It’s been hard to avoid tragic tales of troubled musicians lately. Two recent documentaries, Kurt Cobain: Montage of Heck (on HBO) and Amy (in theaters), chronicle the lives, and early demises, of Kurt Cobain and Amy Winehouse, respectively, beloved singers whose struggle with drugs, depression and the consequences of fame precipitated their deaths at age 27. Another recent biopic, Love & Mercy, takes us inside the head of the Beach Boys’ Brian Wilson, who only just survived such swirling forces and more in his own life.
In some ways, like Achilles, the legendary Greek warrior in Homer’s Iliad beset with inner conflict, these artists sense that joining the tour and pursuing earthly glory could mean dying young, but many choose to embrace it nonetheless. “[I]t’s better to burn out than to fade away,” Cobain wrote in his suicide note. Of course, such tales of downfall and destruction are not limited to musicians as well known as Cobain, Winehouse and Wilson. Indeed, according to the alarming findings of one new study, pop musicians more broadly tend to live up to 25 years less on average than the rest of us, and have much higher rates of death by accident, suicide and homicide.
But is it just the temptations, hazards and vicissitudes of life on the road and in the limelight that are to blame for such numbers and destructive tendencies? Or are these musicians really just playing out a life strategy that lies dormant within almost all of us should we be placed in the path of fame’s freight train?
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“I’d been shooting coke for three days straight,” Anthony Kiedis begins his 2004 book Scar Tissue. The tales of debauchery and drug addiction that the Red Hot Chili Peppers’ frontman relates in his memoir provide one of the more colorful windows into what the “sex, drugs and rock ’n’ roll” lifestyle really entails. Kiedis offhandedly notes the “marathon sex/heroin sessions” that come with his profession the way you or I might mention brainstorming sessions on a dry-erase board.
Not every musician engages in routine sex marathons. “I’m just not turned on by naked bodies,” the celibate Morrissey once observed. Boy George famously quipped that he would “rather have a cup of tea” than sex. But, as anyone who reads rock memoirs and biographies can tell you, such abstentions are hardly par for the course in the business, particularly for its male participants. Take, for example, one band, Aerosmith, with 45 years on the road and two recently published memoirs. “A free-spirited woman with an affinity for unabashed sex and good coke may be seen as a gift from the heavens,” the band’s guitarist, Joe Perry, observes in Rocks: My Life In and Out of Aerosmith. Perry’s book — along with lead singer Steven Tyler’s 2011 memoir, Does the Noise in My Head Bother You? — is not shy about recounting the band members’ legendary sexploits (Tyler claims his first sexual experience was a ménage à trois at age 7 with the French twins who sat next to him in the church choir).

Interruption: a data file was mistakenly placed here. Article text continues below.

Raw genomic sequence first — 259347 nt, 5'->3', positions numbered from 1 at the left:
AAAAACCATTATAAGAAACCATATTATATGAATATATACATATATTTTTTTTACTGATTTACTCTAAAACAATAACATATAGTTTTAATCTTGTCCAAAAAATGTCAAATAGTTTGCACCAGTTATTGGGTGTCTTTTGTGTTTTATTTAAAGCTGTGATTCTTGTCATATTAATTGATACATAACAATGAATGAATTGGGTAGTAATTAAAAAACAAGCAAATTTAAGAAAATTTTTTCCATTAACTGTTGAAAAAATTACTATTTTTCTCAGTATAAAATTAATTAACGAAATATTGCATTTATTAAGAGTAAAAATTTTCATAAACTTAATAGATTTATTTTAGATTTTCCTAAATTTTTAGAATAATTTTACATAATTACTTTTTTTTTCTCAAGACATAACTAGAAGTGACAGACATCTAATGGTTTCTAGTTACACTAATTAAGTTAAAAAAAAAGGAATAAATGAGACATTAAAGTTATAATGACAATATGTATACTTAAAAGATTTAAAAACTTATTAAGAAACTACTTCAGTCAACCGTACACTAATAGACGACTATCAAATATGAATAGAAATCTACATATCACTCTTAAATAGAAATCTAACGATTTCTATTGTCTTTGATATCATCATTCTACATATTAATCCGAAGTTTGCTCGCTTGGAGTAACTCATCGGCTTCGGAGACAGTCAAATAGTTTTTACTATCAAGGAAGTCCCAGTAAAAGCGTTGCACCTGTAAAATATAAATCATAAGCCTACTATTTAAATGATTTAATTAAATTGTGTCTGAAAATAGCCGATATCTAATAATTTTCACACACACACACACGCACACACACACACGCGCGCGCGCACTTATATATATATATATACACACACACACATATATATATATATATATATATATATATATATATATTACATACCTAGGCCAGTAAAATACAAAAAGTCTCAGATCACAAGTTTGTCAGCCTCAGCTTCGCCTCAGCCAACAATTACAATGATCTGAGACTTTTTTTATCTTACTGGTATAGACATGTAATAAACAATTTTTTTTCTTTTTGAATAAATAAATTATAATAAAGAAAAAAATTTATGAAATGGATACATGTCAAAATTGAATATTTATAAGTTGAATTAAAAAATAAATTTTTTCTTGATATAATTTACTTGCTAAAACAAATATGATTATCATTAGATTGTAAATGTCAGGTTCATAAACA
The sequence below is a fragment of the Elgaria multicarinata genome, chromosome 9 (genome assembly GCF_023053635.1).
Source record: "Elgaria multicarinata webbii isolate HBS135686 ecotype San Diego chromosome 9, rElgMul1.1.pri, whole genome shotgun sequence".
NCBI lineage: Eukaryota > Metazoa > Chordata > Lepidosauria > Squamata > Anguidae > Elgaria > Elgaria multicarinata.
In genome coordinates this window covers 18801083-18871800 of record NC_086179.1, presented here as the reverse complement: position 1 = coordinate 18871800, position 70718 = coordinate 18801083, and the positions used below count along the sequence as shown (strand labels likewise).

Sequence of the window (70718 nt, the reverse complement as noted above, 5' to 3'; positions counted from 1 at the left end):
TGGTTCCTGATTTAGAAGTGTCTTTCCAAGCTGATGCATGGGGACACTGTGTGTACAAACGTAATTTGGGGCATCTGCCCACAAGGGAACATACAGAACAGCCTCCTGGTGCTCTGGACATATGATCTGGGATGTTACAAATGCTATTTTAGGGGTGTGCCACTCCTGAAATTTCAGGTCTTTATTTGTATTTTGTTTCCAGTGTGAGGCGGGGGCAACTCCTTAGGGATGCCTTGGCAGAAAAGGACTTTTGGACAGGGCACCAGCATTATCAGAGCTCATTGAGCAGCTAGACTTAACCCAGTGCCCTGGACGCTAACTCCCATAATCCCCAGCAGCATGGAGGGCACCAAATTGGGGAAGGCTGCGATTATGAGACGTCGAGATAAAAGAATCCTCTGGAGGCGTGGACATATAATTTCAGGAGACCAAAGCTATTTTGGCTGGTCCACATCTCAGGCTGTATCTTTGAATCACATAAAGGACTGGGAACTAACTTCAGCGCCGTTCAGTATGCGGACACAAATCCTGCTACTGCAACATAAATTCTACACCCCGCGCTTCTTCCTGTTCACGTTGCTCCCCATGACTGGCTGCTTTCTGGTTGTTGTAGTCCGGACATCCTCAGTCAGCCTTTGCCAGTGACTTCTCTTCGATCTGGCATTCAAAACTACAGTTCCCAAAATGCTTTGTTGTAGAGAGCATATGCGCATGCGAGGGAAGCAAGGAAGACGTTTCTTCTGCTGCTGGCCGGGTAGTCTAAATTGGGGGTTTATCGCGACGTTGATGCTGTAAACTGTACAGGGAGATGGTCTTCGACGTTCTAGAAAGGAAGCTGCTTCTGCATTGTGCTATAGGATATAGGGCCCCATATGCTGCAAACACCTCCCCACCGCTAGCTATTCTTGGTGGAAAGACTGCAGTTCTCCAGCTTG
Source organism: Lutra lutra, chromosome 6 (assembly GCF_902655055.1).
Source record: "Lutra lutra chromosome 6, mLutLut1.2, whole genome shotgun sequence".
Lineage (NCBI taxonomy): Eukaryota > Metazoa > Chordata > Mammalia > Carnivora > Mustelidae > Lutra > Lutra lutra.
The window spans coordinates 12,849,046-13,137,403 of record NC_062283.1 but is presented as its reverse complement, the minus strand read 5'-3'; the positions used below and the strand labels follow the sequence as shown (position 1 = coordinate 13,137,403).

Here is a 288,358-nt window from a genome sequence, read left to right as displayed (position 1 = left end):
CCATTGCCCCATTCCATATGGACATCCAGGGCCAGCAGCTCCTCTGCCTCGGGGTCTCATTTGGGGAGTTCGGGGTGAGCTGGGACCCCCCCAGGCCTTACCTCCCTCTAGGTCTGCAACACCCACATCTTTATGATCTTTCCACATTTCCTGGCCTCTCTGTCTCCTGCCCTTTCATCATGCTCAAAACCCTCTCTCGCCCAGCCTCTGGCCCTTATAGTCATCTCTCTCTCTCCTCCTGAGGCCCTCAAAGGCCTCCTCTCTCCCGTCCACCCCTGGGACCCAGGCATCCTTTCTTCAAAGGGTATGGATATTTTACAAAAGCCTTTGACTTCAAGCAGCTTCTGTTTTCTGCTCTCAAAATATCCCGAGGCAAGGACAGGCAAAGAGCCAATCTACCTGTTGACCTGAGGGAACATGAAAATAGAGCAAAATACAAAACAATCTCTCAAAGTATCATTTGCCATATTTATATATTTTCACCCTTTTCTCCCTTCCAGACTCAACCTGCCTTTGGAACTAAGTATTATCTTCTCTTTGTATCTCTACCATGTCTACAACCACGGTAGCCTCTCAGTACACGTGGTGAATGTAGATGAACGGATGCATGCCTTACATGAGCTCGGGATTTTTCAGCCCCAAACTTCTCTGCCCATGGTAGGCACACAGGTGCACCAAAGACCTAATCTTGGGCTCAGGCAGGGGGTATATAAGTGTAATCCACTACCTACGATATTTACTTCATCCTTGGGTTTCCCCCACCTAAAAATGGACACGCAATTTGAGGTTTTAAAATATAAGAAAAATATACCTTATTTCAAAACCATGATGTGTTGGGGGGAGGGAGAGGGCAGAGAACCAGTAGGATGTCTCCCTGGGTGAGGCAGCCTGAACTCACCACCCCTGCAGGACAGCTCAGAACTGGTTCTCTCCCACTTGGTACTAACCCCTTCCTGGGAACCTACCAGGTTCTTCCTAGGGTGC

The temptation to indulge in short-term pleasures in the face of escalating long-term risks lies at the core of human nature.
Niko Wenner, a guitarist and co-founder of Oxbow (with OZY’s own Eugene Robinson) who’s played with Jellyfish, Swell, God, Whipping Boy and others, recalls the time he queried Aerosmith’s longtime road manager of said sexploits. “I naively and sincerely asked her if the whispered road-stories of their drugs, orgies, whatever, were true,” says Wenner. “Brief pause. And she looked at me with just the right mix of incredulity (‘Are you serious?’) and pity (‘You poor boy’) … and equally sincerely answered, emphatically, simply, ‘Yes.’”
The tales go on. But there’s something to be said for living to tell the tales as well, and Kiedis, Tyler, Perry and Wenner are among the fortunate ones who are able to do so, having reached a peak that many popular musicians never attain: middle age. Even if we all knew that life in the fast lane could be hazardous to one’s health, having a quarter century docked for being a modestly successful musician seems rather harsh. It’s a reality, however, that leads some to conclude, as the researcher behind the study, professor Dianna T. Kenny of the University of Sydney, tells OZY, “the music industry is more or less killing its musicians.”
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